Gastroesophageal Reflux Disease (GERD) is a disease in which acidic contents of the stomach get thrown up into the lower food pipe, causing damage to its lining. Its characteristic burning upper abdominal pain is often distressing and may be confused with that of a heart attack, thus earning its name ‘Heartburn’.

WHAT DO YOU TAKE FOR HEARTBURN?

The introduction of a class of drugs called ‘Proton pump inhibitors’ revolutionized the treatment for heartburn. It was once assumed a drug with almost zero side-effects. According to CBS News, recent studies have linked the use of Nexium, a popularly used heartburn medication, to kidney disease, dementia and heart disease. Subsequent laboratory techniques demonstrated an aging ‘wear and tear effect’ of Nexium on blood vessels. Currently, this ageing mechanism is believed to be the underlying culprit leading to these complications. Further stages of these studies can confirm whether similar changes occur in living cells in the human body.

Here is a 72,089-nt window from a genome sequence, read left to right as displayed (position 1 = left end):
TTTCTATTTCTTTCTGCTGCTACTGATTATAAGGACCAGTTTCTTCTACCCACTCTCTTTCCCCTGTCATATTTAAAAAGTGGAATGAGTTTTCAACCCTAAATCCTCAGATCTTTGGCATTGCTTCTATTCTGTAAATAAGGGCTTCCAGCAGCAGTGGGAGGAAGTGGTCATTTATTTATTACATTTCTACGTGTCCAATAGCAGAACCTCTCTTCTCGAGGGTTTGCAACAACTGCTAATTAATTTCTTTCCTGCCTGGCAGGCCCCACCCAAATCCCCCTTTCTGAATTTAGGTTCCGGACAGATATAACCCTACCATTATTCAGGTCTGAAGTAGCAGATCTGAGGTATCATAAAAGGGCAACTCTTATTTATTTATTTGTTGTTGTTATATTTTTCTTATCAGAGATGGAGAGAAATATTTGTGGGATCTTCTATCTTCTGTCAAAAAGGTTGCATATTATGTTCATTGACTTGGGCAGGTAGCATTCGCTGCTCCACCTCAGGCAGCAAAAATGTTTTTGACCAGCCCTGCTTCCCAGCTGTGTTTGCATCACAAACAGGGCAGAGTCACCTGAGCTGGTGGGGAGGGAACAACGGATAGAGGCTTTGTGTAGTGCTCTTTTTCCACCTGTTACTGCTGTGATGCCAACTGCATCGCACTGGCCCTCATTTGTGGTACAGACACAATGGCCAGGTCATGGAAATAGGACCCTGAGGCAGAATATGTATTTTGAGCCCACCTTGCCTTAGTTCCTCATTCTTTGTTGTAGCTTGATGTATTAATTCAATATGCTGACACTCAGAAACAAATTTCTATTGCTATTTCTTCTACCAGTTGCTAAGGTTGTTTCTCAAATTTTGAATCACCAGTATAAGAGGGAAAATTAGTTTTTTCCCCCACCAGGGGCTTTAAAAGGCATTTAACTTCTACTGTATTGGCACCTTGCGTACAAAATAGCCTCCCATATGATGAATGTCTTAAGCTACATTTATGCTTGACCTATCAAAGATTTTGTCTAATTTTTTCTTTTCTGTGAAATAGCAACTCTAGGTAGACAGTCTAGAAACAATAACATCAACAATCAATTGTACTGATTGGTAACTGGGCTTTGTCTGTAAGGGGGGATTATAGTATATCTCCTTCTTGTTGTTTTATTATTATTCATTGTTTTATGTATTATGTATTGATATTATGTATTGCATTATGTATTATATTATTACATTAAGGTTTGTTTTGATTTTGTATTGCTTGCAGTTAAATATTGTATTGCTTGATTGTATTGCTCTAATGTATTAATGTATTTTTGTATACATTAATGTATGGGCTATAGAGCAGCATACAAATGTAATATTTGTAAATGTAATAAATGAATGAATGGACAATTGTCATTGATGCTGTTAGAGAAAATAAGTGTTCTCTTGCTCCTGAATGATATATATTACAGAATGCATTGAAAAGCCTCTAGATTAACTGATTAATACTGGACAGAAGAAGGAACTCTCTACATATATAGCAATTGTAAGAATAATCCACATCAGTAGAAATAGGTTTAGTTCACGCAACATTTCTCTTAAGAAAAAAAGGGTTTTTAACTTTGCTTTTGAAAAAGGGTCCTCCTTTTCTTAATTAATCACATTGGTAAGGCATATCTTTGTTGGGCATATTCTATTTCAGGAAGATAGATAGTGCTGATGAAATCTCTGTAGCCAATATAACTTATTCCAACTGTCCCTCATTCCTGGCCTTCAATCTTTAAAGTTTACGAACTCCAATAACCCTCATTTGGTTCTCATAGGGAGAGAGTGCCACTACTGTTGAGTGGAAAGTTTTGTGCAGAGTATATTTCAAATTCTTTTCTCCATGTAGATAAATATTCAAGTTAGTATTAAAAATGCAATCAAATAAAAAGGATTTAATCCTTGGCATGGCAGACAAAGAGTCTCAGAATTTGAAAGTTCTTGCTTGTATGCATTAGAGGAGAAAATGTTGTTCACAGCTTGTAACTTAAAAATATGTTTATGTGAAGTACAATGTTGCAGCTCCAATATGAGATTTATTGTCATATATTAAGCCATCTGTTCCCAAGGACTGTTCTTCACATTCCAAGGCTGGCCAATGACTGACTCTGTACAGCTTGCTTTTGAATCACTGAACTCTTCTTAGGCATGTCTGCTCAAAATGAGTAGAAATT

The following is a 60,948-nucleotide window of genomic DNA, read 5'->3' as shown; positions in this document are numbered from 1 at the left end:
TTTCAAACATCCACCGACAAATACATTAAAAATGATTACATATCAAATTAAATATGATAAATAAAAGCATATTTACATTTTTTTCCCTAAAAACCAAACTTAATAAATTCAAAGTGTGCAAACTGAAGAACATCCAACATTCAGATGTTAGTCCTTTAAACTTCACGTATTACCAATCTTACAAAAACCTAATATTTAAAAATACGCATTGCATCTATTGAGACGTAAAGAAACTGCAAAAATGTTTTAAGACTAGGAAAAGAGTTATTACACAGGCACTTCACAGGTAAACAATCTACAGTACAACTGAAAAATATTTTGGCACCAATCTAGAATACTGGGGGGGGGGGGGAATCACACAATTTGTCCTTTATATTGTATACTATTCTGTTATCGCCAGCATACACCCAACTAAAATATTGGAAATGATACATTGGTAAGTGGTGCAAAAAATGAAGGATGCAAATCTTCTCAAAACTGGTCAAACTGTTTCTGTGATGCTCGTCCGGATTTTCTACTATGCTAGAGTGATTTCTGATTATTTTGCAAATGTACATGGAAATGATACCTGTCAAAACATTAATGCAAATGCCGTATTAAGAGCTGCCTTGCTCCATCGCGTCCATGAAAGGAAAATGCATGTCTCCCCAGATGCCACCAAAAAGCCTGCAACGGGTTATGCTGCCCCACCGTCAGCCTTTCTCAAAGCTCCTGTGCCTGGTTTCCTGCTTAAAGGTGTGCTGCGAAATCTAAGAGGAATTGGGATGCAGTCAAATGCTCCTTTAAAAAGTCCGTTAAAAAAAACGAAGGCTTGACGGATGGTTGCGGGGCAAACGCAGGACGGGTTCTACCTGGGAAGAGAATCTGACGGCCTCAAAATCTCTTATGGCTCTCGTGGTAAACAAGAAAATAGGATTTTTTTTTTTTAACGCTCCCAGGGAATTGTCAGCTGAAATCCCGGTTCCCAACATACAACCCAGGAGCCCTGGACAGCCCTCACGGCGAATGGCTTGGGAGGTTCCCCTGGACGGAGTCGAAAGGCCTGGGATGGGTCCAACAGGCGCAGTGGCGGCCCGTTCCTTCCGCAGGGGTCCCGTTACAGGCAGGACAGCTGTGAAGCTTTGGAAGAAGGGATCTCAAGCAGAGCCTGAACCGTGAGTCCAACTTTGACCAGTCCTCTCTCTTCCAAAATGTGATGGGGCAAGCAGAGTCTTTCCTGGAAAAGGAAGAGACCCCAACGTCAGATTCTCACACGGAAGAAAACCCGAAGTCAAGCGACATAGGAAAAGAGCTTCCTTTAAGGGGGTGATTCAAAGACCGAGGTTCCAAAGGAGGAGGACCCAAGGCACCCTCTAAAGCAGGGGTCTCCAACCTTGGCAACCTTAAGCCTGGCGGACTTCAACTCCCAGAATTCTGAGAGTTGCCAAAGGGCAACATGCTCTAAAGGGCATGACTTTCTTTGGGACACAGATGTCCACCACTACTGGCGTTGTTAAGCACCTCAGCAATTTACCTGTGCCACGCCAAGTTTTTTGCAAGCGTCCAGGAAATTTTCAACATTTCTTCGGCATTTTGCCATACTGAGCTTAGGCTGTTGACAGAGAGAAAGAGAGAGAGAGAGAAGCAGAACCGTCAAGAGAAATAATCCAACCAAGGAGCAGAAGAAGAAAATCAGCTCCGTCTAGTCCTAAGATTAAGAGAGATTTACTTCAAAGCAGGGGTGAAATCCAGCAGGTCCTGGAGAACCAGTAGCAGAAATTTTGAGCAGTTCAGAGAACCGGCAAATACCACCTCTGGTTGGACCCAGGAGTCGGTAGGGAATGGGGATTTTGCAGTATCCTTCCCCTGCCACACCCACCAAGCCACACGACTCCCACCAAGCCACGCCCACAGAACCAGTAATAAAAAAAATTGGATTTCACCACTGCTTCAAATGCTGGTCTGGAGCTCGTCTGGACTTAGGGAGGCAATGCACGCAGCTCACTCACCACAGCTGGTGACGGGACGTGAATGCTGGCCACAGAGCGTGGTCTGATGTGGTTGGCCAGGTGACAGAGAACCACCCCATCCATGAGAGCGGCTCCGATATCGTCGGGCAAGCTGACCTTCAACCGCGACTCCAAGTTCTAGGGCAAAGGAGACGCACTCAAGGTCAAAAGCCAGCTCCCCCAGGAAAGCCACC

DO YOU HAVE TO STOP OR CHANGE YOUR MEDICATION?

While the association is still controversial, in light of these results, caution is advised against the overly liberal use of these pills. Its widespread use and easy availability makes it more likely to be misused. They should not be consumed for periods longer than recommended, and without a doctor’s advice.

Different preparations of these medicines are recommended for varying uses, dosages and duration. It is best to ask a doctor for a prescription if you suspect you have heartburn or gastritis. Maintain regular follow-up and clarify if there is a need to continue or change your medicines.

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